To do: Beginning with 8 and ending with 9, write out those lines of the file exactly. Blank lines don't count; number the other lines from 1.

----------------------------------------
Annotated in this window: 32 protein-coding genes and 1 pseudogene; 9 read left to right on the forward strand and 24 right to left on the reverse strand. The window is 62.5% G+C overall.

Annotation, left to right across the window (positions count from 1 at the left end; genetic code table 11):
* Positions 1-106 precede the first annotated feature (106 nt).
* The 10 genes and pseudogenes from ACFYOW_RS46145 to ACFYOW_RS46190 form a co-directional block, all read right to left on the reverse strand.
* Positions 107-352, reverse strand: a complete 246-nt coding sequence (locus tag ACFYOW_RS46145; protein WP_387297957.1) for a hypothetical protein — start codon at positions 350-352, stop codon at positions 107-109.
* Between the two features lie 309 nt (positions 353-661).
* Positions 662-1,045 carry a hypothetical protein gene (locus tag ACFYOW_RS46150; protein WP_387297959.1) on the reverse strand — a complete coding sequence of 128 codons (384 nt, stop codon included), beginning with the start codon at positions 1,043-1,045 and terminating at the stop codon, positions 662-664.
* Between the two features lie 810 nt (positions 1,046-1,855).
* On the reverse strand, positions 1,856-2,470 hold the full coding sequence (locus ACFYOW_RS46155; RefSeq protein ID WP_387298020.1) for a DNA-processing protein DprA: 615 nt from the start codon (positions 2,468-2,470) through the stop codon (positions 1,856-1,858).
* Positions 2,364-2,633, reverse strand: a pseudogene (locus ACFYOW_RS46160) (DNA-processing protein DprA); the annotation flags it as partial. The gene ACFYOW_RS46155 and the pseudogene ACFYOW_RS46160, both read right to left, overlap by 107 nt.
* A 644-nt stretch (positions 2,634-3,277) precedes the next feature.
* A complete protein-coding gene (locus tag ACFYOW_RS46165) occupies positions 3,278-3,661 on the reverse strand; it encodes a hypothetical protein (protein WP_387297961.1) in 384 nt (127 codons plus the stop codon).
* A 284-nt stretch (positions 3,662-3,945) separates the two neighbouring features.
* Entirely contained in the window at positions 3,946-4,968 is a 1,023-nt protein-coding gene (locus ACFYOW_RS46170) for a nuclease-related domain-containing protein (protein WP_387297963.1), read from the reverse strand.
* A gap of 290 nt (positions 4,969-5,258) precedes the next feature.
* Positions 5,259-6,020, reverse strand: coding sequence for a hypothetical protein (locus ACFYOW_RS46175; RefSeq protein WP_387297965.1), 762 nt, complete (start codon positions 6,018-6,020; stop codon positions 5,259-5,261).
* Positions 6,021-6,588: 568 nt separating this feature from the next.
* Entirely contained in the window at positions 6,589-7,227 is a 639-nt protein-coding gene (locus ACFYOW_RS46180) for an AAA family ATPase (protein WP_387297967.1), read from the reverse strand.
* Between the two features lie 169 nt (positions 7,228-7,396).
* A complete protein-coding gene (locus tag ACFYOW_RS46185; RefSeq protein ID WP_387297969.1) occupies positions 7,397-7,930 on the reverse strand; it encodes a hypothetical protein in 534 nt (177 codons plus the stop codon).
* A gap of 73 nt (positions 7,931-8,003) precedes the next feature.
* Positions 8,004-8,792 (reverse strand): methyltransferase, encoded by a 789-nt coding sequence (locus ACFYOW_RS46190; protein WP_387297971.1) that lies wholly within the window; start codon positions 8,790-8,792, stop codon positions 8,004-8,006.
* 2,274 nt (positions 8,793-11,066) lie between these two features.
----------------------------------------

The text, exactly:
* Between the two features lie 810 nt (positions 1,046-1,855).
* On the reverse strand, positions 1,856-2,470 hold the full coding sequence (locus ACFYOW_RS46155; RefSeq protein ID WP_387298020.1) for a DNA-processing protein DprA: 615 nt from the start codon (positions 2,468-2,470) through the stop codon (positions 1,856-1,858).